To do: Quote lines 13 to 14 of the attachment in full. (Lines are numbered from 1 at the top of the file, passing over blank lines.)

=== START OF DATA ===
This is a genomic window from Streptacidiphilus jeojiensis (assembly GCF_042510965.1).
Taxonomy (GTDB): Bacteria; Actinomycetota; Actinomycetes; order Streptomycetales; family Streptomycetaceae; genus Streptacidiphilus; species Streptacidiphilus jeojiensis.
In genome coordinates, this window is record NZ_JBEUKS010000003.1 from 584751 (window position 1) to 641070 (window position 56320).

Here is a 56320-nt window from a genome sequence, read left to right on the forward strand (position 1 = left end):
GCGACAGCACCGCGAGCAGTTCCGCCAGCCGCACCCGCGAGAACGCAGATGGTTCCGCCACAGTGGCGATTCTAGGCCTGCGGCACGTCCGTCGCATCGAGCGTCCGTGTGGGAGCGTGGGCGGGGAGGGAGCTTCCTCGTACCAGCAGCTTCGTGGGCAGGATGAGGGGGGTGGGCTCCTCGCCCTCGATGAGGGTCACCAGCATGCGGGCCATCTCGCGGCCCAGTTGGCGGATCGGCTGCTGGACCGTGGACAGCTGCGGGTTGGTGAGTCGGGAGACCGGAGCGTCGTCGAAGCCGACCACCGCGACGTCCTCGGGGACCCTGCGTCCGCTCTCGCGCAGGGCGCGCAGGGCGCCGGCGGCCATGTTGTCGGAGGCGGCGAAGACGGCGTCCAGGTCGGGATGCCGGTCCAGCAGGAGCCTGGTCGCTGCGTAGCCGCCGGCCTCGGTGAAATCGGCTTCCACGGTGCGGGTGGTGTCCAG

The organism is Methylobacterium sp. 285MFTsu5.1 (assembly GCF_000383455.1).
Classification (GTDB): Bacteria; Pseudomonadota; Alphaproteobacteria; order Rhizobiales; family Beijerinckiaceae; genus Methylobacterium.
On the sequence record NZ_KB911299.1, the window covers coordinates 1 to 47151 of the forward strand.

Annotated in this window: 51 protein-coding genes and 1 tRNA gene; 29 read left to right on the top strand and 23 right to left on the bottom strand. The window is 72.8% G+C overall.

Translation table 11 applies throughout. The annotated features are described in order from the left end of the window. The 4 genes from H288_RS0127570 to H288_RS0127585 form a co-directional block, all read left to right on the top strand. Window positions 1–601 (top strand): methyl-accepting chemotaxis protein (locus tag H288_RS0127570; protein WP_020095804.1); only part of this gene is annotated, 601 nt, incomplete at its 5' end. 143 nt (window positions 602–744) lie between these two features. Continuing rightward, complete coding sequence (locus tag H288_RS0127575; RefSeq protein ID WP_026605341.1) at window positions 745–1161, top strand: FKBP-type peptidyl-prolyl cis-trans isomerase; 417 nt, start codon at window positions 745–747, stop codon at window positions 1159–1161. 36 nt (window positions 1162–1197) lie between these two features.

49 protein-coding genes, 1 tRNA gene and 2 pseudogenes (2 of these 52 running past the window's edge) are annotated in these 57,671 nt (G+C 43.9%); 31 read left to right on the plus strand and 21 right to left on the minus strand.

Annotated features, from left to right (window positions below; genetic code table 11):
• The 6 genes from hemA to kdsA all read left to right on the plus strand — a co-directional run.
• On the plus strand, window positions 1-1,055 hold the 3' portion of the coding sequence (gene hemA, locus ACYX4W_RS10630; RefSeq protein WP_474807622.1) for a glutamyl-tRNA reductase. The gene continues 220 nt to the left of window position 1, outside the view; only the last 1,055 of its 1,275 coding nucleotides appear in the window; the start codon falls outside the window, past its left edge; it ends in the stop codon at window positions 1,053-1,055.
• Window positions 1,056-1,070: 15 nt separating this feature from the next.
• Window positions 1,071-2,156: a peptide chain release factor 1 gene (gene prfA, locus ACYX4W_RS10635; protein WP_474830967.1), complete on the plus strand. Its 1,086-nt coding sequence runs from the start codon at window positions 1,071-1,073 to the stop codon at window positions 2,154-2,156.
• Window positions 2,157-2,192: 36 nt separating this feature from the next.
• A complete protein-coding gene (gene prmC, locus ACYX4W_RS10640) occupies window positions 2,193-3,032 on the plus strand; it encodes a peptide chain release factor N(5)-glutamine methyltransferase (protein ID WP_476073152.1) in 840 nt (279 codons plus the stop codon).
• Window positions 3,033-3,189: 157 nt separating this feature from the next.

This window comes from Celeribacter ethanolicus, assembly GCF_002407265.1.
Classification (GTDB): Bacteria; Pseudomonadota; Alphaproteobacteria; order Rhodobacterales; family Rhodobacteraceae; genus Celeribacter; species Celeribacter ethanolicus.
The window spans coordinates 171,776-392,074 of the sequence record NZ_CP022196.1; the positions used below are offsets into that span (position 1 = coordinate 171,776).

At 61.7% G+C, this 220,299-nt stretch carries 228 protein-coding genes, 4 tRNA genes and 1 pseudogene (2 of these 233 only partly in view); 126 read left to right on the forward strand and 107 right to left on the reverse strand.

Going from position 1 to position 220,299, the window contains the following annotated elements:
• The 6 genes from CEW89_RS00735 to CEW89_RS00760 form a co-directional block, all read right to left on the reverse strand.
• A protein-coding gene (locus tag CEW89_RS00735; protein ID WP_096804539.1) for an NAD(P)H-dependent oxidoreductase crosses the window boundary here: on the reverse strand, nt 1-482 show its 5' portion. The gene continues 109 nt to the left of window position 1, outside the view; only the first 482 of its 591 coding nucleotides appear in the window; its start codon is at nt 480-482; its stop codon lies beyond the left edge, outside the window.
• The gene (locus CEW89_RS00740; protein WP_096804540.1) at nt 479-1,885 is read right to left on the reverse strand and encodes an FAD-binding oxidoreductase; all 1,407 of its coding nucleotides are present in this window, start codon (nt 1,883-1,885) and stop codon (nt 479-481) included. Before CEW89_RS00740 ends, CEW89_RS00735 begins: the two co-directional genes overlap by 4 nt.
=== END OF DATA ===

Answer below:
• The 6 genes from hemA to kdsA all read left to right on the plus strand — a co-directional run.
• On the plus strand, window positions 1-1,055 hold the 3' portion of the coding sequence (gene hemA, locus ACYX4W_RS10630; RefSeq protein WP_474807622.1) for a glutamyl-tRNA reductase. The gene continues 220 nt to the left of window position 1, outside the view; only the last 1,055 of its 1,275 coding nucleotides appear in the window; the start codon falls outside the window, past its left edge; it ends in the stop codon at window positions 1,053-1,055.